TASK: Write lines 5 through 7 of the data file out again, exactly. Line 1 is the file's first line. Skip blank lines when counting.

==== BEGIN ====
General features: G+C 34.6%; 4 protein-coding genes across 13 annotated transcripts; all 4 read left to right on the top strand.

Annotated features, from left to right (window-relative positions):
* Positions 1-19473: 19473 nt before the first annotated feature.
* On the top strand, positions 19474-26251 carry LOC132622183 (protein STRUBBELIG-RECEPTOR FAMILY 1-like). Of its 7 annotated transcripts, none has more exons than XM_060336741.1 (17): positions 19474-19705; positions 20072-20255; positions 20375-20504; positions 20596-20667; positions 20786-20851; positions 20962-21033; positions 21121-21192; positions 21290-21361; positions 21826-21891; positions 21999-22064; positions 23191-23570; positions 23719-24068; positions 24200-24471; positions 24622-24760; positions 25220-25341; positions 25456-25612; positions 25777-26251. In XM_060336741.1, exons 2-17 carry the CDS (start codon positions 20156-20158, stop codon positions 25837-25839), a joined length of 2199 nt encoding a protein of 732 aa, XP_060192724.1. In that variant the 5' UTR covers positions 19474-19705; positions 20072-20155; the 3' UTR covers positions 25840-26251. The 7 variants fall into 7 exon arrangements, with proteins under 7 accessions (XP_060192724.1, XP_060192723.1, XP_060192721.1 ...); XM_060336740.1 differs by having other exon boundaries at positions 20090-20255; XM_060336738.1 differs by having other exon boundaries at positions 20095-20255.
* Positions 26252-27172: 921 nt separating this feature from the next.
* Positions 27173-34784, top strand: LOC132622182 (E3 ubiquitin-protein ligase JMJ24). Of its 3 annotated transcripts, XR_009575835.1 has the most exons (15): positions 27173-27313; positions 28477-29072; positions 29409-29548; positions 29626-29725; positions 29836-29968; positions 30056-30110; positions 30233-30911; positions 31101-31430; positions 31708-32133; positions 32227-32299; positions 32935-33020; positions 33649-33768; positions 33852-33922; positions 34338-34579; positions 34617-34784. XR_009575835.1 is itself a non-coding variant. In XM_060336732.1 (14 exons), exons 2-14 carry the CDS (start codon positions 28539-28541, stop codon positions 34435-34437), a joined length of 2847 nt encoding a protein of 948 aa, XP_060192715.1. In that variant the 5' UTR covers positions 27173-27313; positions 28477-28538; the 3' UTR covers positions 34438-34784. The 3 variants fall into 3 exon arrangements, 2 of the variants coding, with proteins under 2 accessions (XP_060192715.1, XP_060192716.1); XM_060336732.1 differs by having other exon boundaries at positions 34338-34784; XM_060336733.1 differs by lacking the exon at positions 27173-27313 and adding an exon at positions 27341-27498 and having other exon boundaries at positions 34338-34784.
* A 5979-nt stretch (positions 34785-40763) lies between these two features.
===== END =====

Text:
* Positions 26252-27172: 921 nt separating this feature from the next.
* Positions 27173-34784, top strand: LOC132622182 (E3 ubiquitin-protein ligase JMJ24). Of its 3 annotated transcripts, XR_009575835.1 has the most exons (15): positions 27173-27313; positions 28477-29072; positions 29409-29548; positions 29626-29725; positions 29836-29968; positions 30056-30110; positions 30233-30911; positions 31101-31430; positions 31708-32133; positions 32227-32299; positions 32935-33020; positions 33649-33768; positions 33852-33922; positions 34338-34579; positions 34617-34784. XR_009575835.1 is itself a non-coding variant. In XM_060336732.1 (14 exons), exons 2-14 carry the CDS (start codon positions 28539-28541, stop codon positions 34435-34437), a joined length of 2847 nt encoding a protein of 948 aa, XP_060192715.1. In that variant the 5' UTR covers positions 27173-27313; positions 28477-28538; the 3' UTR covers positions 34438-34784. The 3 variants fall into 3 exon arrangements, 2 of the variants coding, with proteins under 2 accessions (XP_060192715.1, XP_060192716.1); XM_060336732.1 differs by having other exon boundaries at positions 34338-34784; XM_060336733.1 differs by lacking the exon at positions 27173-27313 and adding an exon at positions 27341-27498 and having other exon boundaries at positions 34338-34784.
* A 5979-nt stretch (positions 34785-40763) lies between these two features.